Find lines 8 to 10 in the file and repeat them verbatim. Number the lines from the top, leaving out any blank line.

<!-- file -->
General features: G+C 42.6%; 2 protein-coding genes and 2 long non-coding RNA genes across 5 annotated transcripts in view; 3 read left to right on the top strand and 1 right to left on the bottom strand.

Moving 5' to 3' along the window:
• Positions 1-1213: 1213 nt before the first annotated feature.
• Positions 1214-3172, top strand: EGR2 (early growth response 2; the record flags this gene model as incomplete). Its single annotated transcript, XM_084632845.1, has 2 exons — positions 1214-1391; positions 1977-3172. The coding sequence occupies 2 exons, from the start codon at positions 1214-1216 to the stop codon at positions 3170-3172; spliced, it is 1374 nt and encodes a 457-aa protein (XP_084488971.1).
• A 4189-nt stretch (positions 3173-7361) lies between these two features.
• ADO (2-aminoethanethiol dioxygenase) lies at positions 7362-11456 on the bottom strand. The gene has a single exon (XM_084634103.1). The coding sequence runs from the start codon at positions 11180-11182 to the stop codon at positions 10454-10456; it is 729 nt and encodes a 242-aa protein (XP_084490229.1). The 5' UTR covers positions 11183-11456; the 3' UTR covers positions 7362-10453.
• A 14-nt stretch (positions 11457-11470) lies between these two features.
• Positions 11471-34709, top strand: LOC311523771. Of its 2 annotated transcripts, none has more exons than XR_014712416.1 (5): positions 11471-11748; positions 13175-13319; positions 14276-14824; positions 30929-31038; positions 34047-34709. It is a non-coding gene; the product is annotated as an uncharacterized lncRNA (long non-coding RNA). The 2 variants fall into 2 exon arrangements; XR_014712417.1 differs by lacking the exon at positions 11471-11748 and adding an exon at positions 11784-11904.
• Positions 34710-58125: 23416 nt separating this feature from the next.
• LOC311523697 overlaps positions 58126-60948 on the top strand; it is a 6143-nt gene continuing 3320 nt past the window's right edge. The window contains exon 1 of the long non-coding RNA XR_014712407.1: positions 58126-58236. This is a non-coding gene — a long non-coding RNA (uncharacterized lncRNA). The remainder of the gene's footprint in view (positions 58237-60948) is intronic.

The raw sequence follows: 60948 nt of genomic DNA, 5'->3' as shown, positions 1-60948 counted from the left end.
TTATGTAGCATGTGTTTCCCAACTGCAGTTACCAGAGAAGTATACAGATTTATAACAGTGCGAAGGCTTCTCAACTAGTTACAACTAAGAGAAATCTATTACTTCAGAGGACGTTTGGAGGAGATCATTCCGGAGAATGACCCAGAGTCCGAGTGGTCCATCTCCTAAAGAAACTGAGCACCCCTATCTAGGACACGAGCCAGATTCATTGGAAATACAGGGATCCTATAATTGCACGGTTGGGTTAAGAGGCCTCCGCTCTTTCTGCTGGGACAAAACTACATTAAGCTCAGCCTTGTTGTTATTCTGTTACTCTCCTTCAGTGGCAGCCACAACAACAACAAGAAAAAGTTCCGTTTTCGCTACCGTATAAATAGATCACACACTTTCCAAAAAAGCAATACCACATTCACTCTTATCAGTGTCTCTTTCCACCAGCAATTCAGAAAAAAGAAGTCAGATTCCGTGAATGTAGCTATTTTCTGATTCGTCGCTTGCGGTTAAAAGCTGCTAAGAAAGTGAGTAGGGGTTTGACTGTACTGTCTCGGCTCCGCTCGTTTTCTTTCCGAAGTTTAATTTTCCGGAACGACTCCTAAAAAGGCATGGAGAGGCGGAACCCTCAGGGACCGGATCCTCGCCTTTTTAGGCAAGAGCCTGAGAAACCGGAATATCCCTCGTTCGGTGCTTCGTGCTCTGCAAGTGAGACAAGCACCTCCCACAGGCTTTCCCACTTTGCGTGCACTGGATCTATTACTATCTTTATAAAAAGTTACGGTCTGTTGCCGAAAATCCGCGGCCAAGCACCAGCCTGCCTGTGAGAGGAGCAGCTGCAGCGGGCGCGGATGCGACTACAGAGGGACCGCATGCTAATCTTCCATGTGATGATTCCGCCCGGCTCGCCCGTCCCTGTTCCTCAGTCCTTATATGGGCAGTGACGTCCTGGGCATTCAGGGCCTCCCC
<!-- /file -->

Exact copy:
• Positions 11471-34709, top strand: LOC311523771. Of its 2 annotated transcripts, none has more exons than XR_014712416.1 (5): positions 11471-11748; positions 13175-13319; positions 14276-14824; positions 30929-31038; positions 34047-34709. It is a non-coding gene; the product is annotated as an uncharacterized lncRNA (long non-coding RNA). The 2 variants fall into 2 exon arrangements; XR_014712417.1 differs by lacking the exon at positions 11471-11748 and adding an exon at positions 11784-11904.
• Positions 34710-58125: 23416 nt separating this feature from the next.
• LOC311523697 overlaps positions 58126-60948 on the top strand; it is a 6143-nt gene continuing 3320 nt past the window's right edge. The window contains exon 1 of the long non-coding RNA XR_014712407.1: positions 58126-58236. This is a non-coding gene — a long non-coding RNA (uncharacterized lncRNA). The remainder of the gene's footprint in view (positions 58237-60948) is intronic.